20. The Role of Star Formation and an AGN in Dust Heating of z = 0.3-2.8 Galaxies. I. Evolution with Redshift and Luminosity

    NASA Astrophysics Data System (ADS)

    Kirkpatrick, Allison; Pope, Alexandra; Sajina, Anna; Roebuck, Eric; Yan, Lin; Armus, Lee; Díaz-Santos, Tanio; Stierwalt, Sabrina

    2015-11-01

    We characterize infrared spectral energy distributions of 343 (ultra)luminous infrared galaxies from z = 0.3-2.8. We diagnose the presence of an active galactic nucleus (AGN) by decomposing individual Spitzer mid-IR spectroscopy into emission from star formation and an AGN-powered continuum; we classify sources as star-forming galaxies (SFGs), AGNs, or composites. Composites comprise 30% of our sample and are prevalent at faint and bright S24, making them an important source of IR AGN emission. We combine spectroscopy with multiwavelength photometry, including Herschel imaging, to create three libraries of publicly available templates (2-1000 μm). We fit the far-IR emission using a two-temperature modified blackbody to measure cold and warm dust temperatures (Tc and Tw). We find that Tc does not depend on mid-IR classification, while Tw shows a notable increase as the AGN grows more luminous. We measure a quadratic relationship between mid-IR AGN emission and total AGN contribution to LIR. AGNs, composites, and SFGs separate in S8/S3.6 and S250/S24, providing a useful diagnostic for estimating relative amounts of these sources. We estimate that >40% of IR-selected samples host an AGN, even at faint selection thresholds (S24 > 100 μJy). Our decomposition technique and color diagnostics are relevant given upcoming observations with the James Webb Space Telescope.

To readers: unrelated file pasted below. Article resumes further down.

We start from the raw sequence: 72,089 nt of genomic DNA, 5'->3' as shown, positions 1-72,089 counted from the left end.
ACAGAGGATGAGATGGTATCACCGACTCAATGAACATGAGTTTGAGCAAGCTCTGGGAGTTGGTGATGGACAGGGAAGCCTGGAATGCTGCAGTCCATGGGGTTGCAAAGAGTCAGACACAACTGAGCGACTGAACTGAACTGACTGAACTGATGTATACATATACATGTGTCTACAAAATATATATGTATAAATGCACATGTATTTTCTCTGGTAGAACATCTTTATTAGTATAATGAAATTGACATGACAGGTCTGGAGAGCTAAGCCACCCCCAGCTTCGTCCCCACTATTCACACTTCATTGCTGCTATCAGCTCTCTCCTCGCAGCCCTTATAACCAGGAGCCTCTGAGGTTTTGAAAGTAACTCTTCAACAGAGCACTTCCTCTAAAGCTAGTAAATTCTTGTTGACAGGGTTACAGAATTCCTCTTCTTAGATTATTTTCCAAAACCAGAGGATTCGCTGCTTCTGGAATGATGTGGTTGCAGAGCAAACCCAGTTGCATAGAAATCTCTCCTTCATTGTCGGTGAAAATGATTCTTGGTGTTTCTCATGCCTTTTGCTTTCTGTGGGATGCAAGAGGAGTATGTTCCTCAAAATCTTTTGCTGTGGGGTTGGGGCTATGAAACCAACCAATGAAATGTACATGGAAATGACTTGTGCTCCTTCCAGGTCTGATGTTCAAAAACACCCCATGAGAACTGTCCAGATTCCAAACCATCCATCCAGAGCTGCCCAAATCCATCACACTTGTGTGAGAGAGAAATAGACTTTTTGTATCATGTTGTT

1. The Multiwavelength AGN Population and the X-ray Background

    NASA Astrophysics Data System (ADS)

    Treister, Ezequiel; Urry, Claudia M.; Schawinski, Kevin; Simmons, Brooke D.; Natarajan, Priyamvada; Volonteri, Marta

    2014-07-01